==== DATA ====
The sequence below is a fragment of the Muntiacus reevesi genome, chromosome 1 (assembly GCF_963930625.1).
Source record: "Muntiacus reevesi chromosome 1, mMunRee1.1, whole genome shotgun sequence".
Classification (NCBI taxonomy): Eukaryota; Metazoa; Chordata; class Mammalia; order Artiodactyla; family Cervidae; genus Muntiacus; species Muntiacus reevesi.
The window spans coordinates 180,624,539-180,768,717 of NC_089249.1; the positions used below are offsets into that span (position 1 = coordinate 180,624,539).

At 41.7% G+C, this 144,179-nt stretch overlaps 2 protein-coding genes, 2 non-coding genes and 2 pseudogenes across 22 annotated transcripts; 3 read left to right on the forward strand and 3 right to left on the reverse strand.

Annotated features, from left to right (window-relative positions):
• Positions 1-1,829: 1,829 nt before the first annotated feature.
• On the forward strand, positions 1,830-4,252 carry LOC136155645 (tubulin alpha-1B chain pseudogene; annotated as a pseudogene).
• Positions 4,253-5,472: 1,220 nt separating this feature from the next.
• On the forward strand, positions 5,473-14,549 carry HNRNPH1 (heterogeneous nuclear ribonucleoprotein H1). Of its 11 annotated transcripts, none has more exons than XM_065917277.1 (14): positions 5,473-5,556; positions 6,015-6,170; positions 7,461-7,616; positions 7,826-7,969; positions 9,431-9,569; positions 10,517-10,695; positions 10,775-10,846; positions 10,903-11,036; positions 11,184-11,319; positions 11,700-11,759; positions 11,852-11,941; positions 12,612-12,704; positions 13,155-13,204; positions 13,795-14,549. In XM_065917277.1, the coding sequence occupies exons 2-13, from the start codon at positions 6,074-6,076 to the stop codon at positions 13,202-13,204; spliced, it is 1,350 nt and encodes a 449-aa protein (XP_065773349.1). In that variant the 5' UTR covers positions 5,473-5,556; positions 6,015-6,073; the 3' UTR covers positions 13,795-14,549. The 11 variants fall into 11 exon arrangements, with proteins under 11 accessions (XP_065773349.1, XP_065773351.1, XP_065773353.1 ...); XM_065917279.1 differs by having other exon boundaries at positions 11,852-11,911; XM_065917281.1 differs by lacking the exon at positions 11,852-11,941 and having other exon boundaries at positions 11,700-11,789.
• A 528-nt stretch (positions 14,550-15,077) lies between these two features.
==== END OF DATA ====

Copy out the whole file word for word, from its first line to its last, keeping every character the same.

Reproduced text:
The sequence below is a fragment of the Muntiacus reevesi genome, chromosome 1 (assembly GCF_963930625.1).
Source record: "Muntiacus reevesi chromosome 1, mMunRee1.1, whole genome shotgun sequence".
Classification (NCBI taxonomy): Eukaryota; Metazoa; Chordata; class Mammalia; order Artiodactyla; family Cervidae; genus Muntiacus; species Muntiacus reevesi.
The window spans coordinates 180,624,539-180,768,717 of NC_089249.1; the positions used below are offsets into that span (position 1 = coordinate 180,624,539).

At 41.7% G+C, this 144,179-nt stretch overlaps 2 protein-coding genes, 2 non-coding genes and 2 pseudogenes across 22 annotated transcripts; 3 read left to right on the forward strand and 3 right to left on the reverse strand.

Annotated features, from left to right (window-relative positions):
• Positions 1-1,829: 1,829 nt before the first annotated feature.
• On the forward strand, positions 1,830-4,252 carry LOC136155645 (tubulin alpha-1B chain pseudogene; annotated as a pseudogene).
• Positions 4,253-5,472: 1,220 nt separating this feature from the next.
• On the forward strand, positions 5,473-14,549 carry HNRNPH1 (heterogeneous nuclear ribonucleoprotein H1). Of its 11 annotated transcripts, none has more exons than XM_065917277.1 (14): positions 5,473-5,556; positions 6,015-6,170; positions 7,461-7,616; positions 7,826-7,969; positions 9,431-9,569; positions 10,517-10,695; positions 10,775-10,846; positions 10,903-11,036; positions 11,184-11,319; positions 11,700-11,759; positions 11,852-11,941; positions 12,612-12,704; positions 13,155-13,204; positions 13,795-14,549. In XM_065917277.1, the coding sequence occupies exons 2-13, from the start codon at positions 6,074-6,076 to the stop codon at positions 13,202-13,204; spliced, it is 1,350 nt and encodes a 449-aa protein (XP_065773349.1). In that variant the 5' UTR covers positions 5,473-5,556; positions 6,015-6,073; the 3' UTR covers positions 13,795-14,549. The 11 variants fall into 11 exon arrangements, with proteins under 11 accessions (XP_065773349.1, XP_065773351.1, XP_065773353.1 ...); XM_065917279.1 differs by having other exon boundaries at positions 11,852-11,911; XM_065917281.1 differs by lacking the exon at positions 11,852-11,941 and having other exon boundaries at positions 11,700-11,789.
• A 528-nt stretch (positions 14,550-15,077) lies between these two features.